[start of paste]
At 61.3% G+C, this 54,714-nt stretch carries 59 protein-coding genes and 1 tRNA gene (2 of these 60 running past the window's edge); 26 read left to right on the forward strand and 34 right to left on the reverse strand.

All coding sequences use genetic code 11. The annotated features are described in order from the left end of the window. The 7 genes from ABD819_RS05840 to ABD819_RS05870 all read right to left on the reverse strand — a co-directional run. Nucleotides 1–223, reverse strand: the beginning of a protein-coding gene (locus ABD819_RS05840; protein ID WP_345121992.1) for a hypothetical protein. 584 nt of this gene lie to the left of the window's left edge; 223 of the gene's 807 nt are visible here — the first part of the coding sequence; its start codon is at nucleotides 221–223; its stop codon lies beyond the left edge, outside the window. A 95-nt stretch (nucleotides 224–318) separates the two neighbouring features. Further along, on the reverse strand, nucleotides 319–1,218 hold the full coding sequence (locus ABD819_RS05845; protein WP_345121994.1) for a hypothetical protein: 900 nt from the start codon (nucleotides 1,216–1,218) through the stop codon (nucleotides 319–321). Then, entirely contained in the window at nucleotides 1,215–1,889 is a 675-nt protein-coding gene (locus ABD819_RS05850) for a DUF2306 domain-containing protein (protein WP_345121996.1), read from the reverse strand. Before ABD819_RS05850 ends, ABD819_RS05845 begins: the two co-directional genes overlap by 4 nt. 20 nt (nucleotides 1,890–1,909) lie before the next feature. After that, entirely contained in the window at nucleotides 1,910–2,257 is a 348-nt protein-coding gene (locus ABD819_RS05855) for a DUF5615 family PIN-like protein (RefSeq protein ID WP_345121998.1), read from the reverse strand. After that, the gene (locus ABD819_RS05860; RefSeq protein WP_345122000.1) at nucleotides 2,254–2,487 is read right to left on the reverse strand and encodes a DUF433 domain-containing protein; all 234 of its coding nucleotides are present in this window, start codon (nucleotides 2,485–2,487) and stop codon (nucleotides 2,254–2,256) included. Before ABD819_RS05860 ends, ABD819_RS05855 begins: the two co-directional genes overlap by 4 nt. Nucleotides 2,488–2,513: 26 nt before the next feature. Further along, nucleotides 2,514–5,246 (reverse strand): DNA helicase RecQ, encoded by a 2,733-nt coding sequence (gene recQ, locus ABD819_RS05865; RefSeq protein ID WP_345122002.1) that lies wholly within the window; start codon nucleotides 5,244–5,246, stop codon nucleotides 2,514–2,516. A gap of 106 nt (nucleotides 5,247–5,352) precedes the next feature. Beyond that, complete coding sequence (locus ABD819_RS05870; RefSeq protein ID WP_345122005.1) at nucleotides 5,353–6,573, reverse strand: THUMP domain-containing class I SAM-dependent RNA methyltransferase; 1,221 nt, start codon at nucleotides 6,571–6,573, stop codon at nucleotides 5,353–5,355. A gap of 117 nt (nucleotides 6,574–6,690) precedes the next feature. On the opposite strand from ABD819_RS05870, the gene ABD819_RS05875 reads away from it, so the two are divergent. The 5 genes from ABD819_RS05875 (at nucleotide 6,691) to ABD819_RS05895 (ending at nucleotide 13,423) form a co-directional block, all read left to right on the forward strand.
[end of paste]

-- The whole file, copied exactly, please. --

At 61.3% G+C, this 54,714-nt stretch carries 59 protein-coding genes and 1 tRNA gene (2 of these 60 running past the window's edge); 26 read left to right on the forward strand and 34 right to left on the reverse strand.

All coding sequences use genetic code 11. The annotated features are described in order from the left end of the window. The 7 genes from ABD819_RS05840 to ABD819_RS05870 all read right to left on the reverse strand — a co-directional run. Nucleotides 1–223, reverse strand: the beginning of a protein-coding gene (locus ABD819_RS05840; protein ID WP_345121992.1) for a hypothetical protein. 584 nt of this gene lie to the left of the window's left edge; 223 of the gene's 807 nt are visible here — the first part of the coding sequence; its start codon is at nucleotides 221–223; its stop codon lies beyond the left edge, outside the window. A 95-nt stretch (nucleotides 224–318) separates the two neighbouring features. Further along, on the reverse strand, nucleotides 319–1,218 hold the full coding sequence (locus ABD819_RS05845; protein WP_345121994.1) for a hypothetical protein: 900 nt from the start codon (nucleotides 1,216–1,218) through the stop codon (nucleotides 319–321). Then, entirely contained in the window at nucleotides 1,215–1,889 is a 675-nt protein-coding gene (locus ABD819_RS05850) for a DUF2306 domain-containing protein (protein WP_345121996.1), read from the reverse strand. Before ABD819_RS05850 ends, ABD819_RS05845 begins: the two co-directional genes overlap by 4 nt. 20 nt (nucleotides 1,890–1,909) lie before the next feature. After that, entirely contained in the window at nucleotides 1,910–2,257 is a 348-nt protein-coding gene (locus ABD819_RS05855) for a DUF5615 family PIN-like protein (RefSeq protein ID WP_345121998.1), read from the reverse strand. After that, the gene (locus ABD819_RS05860; RefSeq protein WP_345122000.1) at nucleotides 2,254–2,487 is read right to left on the reverse strand and encodes a DUF433 domain-containing protein; all 234 of its coding nucleotides are present in this window, start codon (nucleotides 2,485–2,487) and stop codon (nucleotides 2,254–2,256) included. Before ABD819_RS05860 ends, ABD819_RS05855 begins: the two co-directional genes overlap by 4 nt. Nucleotides 2,488–2,513: 26 nt before the next feature. Further along, nucleotides 2,514–5,246 (reverse strand): DNA helicase RecQ, encoded by a 2,733-nt coding sequence (gene recQ, locus ABD819_RS05865; RefSeq protein ID WP_345122002.1) that lies wholly within the window; start codon nucleotides 5,244–5,246, stop codon nucleotides 2,514–2,516. A gap of 106 nt (nucleotides 5,247–5,352) precedes the next feature. Beyond that, complete coding sequence (locus ABD819_RS05870; RefSeq protein ID WP_345122005.1) at nucleotides 5,353–6,573, reverse strand: THUMP domain-containing class I SAM-dependent RNA methyltransferase; 1,221 nt, start codon at nucleotides 6,571–6,573, stop codon at nucleotides 5,353–5,355. A gap of 117 nt (nucleotides 6,574–6,690) precedes the next feature. On the opposite strand from ABD819_RS05870, the gene ABD819_RS05875 reads away from it, so the two are divergent. The 5 genes from ABD819_RS05875 (at nucleotide 6,691) to ABD819_RS05895 (ending at nucleotide 13,423) form a co-directional block, all read left to right on the forward strand.